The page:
“There is no water shortage in San Diego. We’re actually on track to have a surplus next year and by 2020 to be independent of water brought in from drought plagued regions. The governor’s plan that forces San Diego County to drastically cut water usage doesn’t actually help the other parts of the state that have a water problem. His plan actually threatens San Diego’s well planned and orchestrated multi-decade strategy for water independence and self-sufficiency. It costs San Diego homeowners and businesses billions and billions of dollars and gives a false sense of making a difference. San Diego’s plan for self-sufficiency and conservation is a model for other cities to follow since the plan has actually worked.”
Local investments in reliable water supplies such as the Carlsbad Desalination Project and independent water transfers from the Imperial Valley will allow the Water Authority to offset almost all of the reduction in supplies from MWD in fiscal year 2016. That means the Water Authority expects to have enough water supplies to meet 99 percent of the typical demands by its member agencies for the year starting July 1. However, Water Authority member agencies are under state orders to reduce water use by 12 to 36 percent, regardless of available water supplies. – See more at: http://www.sdcwa.org/drought-conditions#sthash.xMLyxrBd.dpuf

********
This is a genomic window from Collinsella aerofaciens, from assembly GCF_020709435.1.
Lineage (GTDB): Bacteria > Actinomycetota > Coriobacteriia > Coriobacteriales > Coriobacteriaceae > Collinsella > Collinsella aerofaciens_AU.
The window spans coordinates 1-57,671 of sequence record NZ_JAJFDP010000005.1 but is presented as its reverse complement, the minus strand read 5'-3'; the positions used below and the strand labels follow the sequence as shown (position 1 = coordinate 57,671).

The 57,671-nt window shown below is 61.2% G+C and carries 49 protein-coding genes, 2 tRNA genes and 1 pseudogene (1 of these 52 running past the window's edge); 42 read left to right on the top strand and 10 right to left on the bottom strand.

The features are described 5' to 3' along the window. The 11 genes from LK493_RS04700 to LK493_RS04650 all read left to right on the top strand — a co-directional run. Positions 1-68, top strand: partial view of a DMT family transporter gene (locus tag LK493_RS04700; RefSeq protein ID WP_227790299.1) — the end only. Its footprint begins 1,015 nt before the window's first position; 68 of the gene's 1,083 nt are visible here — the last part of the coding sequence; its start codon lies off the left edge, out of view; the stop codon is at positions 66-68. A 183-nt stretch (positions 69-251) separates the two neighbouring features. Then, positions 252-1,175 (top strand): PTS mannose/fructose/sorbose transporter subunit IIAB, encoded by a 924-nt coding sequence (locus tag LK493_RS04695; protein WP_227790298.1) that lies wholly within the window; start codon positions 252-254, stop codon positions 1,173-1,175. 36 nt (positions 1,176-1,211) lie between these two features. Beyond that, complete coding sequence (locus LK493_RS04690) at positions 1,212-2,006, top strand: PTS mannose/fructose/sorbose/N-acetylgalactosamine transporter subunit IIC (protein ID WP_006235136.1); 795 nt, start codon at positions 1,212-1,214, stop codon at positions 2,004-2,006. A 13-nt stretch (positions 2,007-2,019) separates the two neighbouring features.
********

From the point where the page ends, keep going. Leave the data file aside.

Governor is demanding water cuts for San Diego residents and businesses even though San Diego doesn’t have a shortage this year. If we do this, it will costs property owners billions of dollars of dollars in unnecessary destruction and costs to San Diego residents. San Diego is actually the model for responsible water use and foresight planning and investment.
Water is not fungible. Some rely on groundwater. Some rely on the Owens Valley. Some rely on Hetch Hetchy. Some rely on the Colorado. Some rely on the ocean and in recycling. And so on. So if a well user cuts their use it doesn’t free up one drop for say San Francisco or LA, who rely on Sierra Nevada. We rely mostly on the Colorado and will get something like 90 percent of our water from other sources in the near future (so we won’t really care if it snows in California).
Shortage of rain? Yes. Shortage of water? NO!
We’re being told that due to an emergency water shortage, our governor can dictate our lifestyles, our landscapes, even our personal hygiene. Dismissing technology, he’s taking us back two centuries.
San Jose Mercury News 1/31/14: Gov. Brown says flush less as California struggles with drought
The New York Times 4/1/15: “We’re in a new era,” Brown said. “The idea of your nice little green grass getting lots of water every day, that’s going to be a thing of the past.”
San Diego Union Tribune 4/19/15
For San Diego, the cruel irony is that the shortage in most of the state simply doesn’t exist here, at least not yet.
Since the 1990s, the county’s water agencies have spent at least $3.5billion to secure supplies that state government or Los Angeles couldn’t grab. Please note that this money came from higher bills to local consumers. We expanded reservoirs; built a giant desalination plant in Carlsbad; and negotiated a historic trade in which we paid to reduce waste for Imperial farmers so they could share their allocation from the Colorado River.
San Diego Union Tribune 6/19/15
A . . . series of storms last month has firmed up supplies on the Colorado . . . The gigantic reservoir [Lake Mead] supplies most of the water used in San Diego County, along with the rest of Southern California, and Nevada and Arizona. . . . The [U.S. Bureau of Reclamation, which operates Lake Mead] sees no shortage in 2016 or 2017.
The governor has, in essence, told us to “Jump!” We can do better than just reply “How high?”